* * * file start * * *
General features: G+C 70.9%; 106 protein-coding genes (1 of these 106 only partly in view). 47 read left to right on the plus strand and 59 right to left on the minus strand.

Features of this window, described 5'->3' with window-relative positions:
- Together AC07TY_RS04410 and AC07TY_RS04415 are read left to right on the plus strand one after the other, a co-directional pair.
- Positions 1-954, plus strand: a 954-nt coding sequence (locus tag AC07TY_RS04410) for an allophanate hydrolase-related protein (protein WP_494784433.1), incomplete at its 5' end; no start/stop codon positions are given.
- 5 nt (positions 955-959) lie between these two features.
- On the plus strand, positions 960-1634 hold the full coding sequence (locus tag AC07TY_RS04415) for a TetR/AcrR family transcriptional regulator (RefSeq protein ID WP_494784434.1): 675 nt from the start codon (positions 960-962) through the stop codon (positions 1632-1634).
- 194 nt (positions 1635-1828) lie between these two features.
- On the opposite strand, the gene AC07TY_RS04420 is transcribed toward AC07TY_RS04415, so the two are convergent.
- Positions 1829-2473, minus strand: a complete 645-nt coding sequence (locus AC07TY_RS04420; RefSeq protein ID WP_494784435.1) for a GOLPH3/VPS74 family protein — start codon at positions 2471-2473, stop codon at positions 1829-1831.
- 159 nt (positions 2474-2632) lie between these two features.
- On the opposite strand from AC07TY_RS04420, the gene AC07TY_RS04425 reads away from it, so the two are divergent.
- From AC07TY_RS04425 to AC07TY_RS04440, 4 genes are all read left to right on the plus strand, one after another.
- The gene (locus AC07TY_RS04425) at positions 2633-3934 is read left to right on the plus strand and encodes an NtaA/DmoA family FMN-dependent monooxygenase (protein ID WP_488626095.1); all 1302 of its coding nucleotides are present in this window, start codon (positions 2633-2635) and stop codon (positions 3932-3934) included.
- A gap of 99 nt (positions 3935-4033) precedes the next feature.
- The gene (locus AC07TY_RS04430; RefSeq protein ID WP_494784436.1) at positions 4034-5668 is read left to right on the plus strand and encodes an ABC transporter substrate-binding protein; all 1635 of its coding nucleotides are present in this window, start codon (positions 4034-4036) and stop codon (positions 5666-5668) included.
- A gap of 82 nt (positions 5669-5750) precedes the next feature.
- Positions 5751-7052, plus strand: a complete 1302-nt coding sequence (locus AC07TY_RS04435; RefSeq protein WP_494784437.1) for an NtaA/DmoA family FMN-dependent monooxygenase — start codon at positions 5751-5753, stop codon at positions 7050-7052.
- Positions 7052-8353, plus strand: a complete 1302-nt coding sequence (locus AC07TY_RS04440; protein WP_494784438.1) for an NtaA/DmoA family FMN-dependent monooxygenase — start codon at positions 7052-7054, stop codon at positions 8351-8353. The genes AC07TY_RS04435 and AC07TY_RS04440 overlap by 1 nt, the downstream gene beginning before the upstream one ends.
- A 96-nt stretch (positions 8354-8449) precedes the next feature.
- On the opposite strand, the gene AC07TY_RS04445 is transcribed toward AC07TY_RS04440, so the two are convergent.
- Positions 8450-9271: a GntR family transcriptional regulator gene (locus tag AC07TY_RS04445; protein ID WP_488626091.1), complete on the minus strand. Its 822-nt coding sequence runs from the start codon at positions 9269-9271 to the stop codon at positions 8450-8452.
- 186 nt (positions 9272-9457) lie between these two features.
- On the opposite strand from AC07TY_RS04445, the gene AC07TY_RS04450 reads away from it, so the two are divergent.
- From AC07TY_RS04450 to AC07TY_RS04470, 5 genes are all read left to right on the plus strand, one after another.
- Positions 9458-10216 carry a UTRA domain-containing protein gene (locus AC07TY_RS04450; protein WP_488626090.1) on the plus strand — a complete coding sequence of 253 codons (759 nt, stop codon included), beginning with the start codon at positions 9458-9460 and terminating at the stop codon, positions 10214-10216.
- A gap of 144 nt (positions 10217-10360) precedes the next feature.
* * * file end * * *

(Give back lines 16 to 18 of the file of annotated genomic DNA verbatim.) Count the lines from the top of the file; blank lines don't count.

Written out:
- A gap of 82 nt (positions 5669-5750) precedes the next feature.
- Positions 5751-7052, plus strand: a complete 1302-nt coding sequence (locus AC07TY_RS04435; RefSeq protein WP_494784437.1) for an NtaA/DmoA family FMN-dependent monooxygenase — start codon at positions 5751-5753, stop codon at positions 7050-7052.
- Positions 7052-8353, plus strand: a complete 1302-nt coding sequence (locus AC07TY_RS04440; protein WP_494784438.1) for an NtaA/DmoA family FMN-dependent monooxygenase — start codon at positions 7052-7054, stop codon at positions 8351-8353. The genes AC07TY_RS04435 and AC07TY_RS04440 overlap by 1 nt, the downstream gene beginning before the upstream one ends.